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Every week, TheMirl.com will pose a question to the contributors of The Writers and the webmasters of
The Writers' favorite sites based on the current events of the day. The answers will be posted every
Thursday.

Which first place team is most likely to contend for the
remainder of the season: Baltimore Orioles or Arizona
Diamondbacks?


Pat Calabria:
The Orioles. Everyone assumes that the Red Sox and Yankees will catch the Orioles eventually, but
Miguel Tejada and Sammy Sosa will keep Baltimore in the race into the Fall. And the Orioles are getting
valuable contributions from the second-tier players. If Baltimore doesn't get its confidence dented by an
inevitable slump, Lee Mazzilli will still have them around in early September.


Brian Wilmer:
To me, this is a no-brainer.  The Orioles are in a tough division, with the 2004 World Champion Red Sox,
the Yankees (the one team that you KNOW will not stay down all season), and the Blue Jays and Devil
Rays.  Combine with that the fact that Baltimore is getting a completely atypical performance from Brian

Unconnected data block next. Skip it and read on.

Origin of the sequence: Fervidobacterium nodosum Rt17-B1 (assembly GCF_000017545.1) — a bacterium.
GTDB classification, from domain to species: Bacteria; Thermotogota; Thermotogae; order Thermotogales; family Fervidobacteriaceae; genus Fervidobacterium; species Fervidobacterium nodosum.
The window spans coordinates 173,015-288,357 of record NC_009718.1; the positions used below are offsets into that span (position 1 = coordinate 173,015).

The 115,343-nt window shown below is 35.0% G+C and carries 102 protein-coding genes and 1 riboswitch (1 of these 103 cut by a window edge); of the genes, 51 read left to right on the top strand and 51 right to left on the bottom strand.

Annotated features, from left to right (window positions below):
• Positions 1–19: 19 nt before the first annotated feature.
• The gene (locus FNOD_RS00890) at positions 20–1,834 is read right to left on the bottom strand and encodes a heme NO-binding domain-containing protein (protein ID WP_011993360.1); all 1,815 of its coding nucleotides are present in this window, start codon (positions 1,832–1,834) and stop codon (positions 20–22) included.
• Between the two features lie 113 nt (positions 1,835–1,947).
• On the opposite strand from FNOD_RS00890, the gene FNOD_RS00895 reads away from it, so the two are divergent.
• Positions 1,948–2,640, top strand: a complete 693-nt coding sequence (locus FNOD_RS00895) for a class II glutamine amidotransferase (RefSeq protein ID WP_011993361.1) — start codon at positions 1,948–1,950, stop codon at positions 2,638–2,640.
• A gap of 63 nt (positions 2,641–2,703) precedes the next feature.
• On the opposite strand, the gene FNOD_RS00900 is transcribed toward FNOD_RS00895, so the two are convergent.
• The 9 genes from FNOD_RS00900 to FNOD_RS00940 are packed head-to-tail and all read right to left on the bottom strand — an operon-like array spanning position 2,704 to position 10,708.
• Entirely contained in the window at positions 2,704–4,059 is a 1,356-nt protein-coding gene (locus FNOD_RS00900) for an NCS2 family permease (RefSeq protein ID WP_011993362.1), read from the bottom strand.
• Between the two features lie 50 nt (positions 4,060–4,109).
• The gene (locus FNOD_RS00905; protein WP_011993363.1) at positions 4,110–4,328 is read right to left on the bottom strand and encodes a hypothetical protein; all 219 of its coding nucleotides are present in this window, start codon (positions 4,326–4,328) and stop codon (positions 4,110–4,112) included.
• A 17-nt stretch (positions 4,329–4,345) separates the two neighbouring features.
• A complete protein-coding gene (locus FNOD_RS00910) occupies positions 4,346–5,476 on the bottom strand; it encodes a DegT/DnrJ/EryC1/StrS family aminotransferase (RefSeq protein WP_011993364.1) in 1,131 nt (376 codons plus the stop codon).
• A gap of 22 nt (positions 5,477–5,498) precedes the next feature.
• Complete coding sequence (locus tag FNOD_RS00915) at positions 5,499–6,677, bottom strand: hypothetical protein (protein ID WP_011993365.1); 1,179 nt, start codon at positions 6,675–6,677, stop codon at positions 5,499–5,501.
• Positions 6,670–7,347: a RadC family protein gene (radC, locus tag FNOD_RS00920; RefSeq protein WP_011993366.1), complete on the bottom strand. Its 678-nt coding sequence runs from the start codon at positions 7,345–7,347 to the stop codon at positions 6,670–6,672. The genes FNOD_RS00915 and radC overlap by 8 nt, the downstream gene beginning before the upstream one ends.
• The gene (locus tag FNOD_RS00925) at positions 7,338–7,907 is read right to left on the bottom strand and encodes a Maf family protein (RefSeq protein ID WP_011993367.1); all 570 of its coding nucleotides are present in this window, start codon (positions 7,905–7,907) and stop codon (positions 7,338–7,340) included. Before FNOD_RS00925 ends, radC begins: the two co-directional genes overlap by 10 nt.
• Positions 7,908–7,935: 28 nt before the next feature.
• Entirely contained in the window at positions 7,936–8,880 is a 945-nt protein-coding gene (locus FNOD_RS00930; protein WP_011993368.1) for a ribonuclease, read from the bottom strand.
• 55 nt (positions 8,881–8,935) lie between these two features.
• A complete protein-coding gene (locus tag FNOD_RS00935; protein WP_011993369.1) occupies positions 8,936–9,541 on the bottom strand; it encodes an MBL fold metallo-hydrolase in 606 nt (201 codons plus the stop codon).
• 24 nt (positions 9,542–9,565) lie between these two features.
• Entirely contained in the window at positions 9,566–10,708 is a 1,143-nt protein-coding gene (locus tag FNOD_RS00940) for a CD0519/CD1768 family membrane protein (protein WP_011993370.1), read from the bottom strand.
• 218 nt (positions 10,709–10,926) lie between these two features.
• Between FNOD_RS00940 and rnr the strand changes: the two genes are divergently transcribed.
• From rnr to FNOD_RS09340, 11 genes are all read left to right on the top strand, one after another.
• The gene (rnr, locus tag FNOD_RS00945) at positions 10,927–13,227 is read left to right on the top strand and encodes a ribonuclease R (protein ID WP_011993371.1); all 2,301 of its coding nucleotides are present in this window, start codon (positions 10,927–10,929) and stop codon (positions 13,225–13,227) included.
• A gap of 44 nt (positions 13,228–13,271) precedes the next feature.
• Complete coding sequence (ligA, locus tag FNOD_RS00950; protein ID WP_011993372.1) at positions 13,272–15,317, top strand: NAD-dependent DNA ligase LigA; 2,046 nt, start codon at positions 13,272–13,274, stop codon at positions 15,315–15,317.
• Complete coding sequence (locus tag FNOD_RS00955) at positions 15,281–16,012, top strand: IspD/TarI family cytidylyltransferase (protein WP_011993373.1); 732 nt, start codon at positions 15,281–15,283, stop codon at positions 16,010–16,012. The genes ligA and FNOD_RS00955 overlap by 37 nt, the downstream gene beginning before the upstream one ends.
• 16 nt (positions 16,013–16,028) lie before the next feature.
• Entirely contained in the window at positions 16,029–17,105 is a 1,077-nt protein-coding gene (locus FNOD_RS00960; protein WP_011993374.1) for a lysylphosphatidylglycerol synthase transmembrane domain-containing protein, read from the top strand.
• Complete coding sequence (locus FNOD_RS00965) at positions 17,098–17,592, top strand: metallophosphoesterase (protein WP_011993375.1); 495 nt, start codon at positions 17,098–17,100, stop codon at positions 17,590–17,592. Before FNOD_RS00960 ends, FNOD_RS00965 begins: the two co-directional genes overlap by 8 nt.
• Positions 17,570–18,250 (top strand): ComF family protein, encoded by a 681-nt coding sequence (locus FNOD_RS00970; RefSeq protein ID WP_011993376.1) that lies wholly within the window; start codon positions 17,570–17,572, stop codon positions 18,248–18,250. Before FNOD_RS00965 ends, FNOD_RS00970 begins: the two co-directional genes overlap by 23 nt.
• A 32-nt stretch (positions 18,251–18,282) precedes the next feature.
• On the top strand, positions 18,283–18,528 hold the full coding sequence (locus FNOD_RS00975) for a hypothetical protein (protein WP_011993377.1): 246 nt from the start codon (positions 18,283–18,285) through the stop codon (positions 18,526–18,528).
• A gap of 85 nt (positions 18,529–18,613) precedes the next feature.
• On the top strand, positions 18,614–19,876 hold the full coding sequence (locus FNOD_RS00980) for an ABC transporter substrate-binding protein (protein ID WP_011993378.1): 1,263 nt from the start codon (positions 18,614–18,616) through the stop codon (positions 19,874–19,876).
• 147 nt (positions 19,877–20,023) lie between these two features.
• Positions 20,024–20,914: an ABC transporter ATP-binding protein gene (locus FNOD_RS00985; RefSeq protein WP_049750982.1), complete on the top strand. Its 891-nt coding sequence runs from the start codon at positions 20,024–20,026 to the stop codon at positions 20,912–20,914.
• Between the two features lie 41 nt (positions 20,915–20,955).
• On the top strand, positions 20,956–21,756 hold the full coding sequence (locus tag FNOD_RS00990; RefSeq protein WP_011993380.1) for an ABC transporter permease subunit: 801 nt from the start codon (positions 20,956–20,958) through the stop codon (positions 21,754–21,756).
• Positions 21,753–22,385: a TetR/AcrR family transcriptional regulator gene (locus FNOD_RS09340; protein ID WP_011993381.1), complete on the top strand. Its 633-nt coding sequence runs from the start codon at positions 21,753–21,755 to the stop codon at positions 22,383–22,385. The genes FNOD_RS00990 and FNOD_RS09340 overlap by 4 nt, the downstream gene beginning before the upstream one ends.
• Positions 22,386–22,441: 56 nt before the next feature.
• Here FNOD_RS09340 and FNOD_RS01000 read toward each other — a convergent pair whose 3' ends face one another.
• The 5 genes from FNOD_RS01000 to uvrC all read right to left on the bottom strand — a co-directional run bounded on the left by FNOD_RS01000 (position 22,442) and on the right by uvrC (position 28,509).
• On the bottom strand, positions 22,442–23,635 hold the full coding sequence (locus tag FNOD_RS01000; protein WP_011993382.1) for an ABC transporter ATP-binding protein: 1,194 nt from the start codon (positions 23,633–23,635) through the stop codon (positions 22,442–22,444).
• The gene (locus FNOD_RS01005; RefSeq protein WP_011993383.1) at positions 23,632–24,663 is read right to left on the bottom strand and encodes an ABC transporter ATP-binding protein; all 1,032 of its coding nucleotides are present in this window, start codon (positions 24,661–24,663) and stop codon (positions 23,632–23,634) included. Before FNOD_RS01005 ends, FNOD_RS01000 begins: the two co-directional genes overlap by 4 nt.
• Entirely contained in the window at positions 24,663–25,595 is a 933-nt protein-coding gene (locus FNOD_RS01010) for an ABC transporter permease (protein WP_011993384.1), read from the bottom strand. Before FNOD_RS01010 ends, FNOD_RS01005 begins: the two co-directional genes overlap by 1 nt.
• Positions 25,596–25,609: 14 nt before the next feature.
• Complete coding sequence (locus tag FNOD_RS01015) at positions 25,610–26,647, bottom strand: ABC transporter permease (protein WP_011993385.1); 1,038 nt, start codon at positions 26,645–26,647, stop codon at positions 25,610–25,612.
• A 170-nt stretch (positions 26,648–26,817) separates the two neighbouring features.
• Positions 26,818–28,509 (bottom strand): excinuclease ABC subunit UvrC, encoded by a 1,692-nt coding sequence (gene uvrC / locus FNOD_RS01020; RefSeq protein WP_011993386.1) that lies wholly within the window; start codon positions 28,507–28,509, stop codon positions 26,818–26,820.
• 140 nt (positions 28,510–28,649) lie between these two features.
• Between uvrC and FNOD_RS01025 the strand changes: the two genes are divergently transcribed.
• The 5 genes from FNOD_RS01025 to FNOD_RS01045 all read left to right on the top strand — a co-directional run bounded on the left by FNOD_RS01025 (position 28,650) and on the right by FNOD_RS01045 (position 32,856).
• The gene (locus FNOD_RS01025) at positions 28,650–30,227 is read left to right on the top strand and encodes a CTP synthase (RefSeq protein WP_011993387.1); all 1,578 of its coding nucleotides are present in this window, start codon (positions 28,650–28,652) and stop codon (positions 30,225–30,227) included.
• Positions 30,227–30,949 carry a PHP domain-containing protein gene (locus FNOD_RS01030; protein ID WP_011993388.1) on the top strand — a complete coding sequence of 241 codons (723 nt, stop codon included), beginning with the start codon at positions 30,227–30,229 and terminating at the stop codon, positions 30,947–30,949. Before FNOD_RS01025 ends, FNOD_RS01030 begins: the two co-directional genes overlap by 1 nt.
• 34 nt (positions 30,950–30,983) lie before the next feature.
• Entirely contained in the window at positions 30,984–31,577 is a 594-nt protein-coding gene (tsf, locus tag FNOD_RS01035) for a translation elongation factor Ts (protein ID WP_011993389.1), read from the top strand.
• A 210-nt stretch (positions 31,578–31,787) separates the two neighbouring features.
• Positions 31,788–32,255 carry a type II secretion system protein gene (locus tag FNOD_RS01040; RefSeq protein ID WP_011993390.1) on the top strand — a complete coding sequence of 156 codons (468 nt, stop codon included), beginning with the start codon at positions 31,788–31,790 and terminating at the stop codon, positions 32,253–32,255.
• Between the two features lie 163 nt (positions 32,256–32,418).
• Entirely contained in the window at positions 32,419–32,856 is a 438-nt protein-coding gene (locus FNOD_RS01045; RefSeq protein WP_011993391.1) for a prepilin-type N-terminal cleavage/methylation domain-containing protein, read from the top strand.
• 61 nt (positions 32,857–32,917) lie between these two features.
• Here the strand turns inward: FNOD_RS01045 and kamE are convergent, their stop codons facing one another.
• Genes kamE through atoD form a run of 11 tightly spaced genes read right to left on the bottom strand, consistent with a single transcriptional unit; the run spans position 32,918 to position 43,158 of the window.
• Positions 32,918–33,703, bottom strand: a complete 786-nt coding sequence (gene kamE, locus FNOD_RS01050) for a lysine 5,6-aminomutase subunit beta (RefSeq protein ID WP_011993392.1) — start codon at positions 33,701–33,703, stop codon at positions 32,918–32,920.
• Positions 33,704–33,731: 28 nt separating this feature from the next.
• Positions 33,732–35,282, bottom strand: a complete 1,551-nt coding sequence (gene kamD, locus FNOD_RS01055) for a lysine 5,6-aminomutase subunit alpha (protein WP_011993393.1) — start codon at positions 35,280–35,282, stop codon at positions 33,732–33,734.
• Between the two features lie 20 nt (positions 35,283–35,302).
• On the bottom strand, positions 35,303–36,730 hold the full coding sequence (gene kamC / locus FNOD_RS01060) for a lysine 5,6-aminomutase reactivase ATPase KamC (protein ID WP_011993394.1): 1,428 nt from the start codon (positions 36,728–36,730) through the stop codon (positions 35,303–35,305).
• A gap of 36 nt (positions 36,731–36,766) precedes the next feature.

Roberts (among others), and you have a recipe for early season hopes fading to late season disaster.

Conversely, Arizona has abandoned their previous mostly veterans and mostly youngsters approaches
in favor of a more mixed blend of youth (Chris Snyder, Brandon Lyon) and veteran expertise (Troy Glaus,
Javier Vazquez).  Brandon Webb has again found his rookie year form, and Lyon is atop the National
League in saves.  Even though Arizona is not exactly tearing the cover off the ball in early season play
(their team batting average is in the mid-.250s), they have a solid amount of pop in the lineup.  Along
with this, the National League West appears to be the Padres and everyone else.

I'll take the
Diamondbacks as the team more likely to contend.


Tim Coyne (Notes From a Basketball Junkie):
It's a pretty easy answer.  All you need to do is look at the respective cities and ballparks.  

Baltimore not only is an actual city while Phoenix is, well, a sprawling blight but it also has the fair better
nicknames.  Mobtown and CharmCity come to mind while Phoenix has none.  

Along those lines, the Orioles play in the first of many retro stadiums, Camden Yards, a true ballpark
with enough character to make even the non-baseball fan (like myself) wistful.  The Diamondbacks play
in a stadium where the swimming pool is the biggest attraction and the reason that people attend
games.  'Nuff said.  

Of these two squads, it'll be the
Orioles that keep up the fast start.


Eric Caterina:
A tough decision, but I'd have to give the edge to Arizona simply because of their divisions. On paper, it
looks like the AL East is naturally a tougher division than the NL West just because of the Yankees and
Red Sox, making the Orioles' chances at making a run for the post-season that much slimmer. As with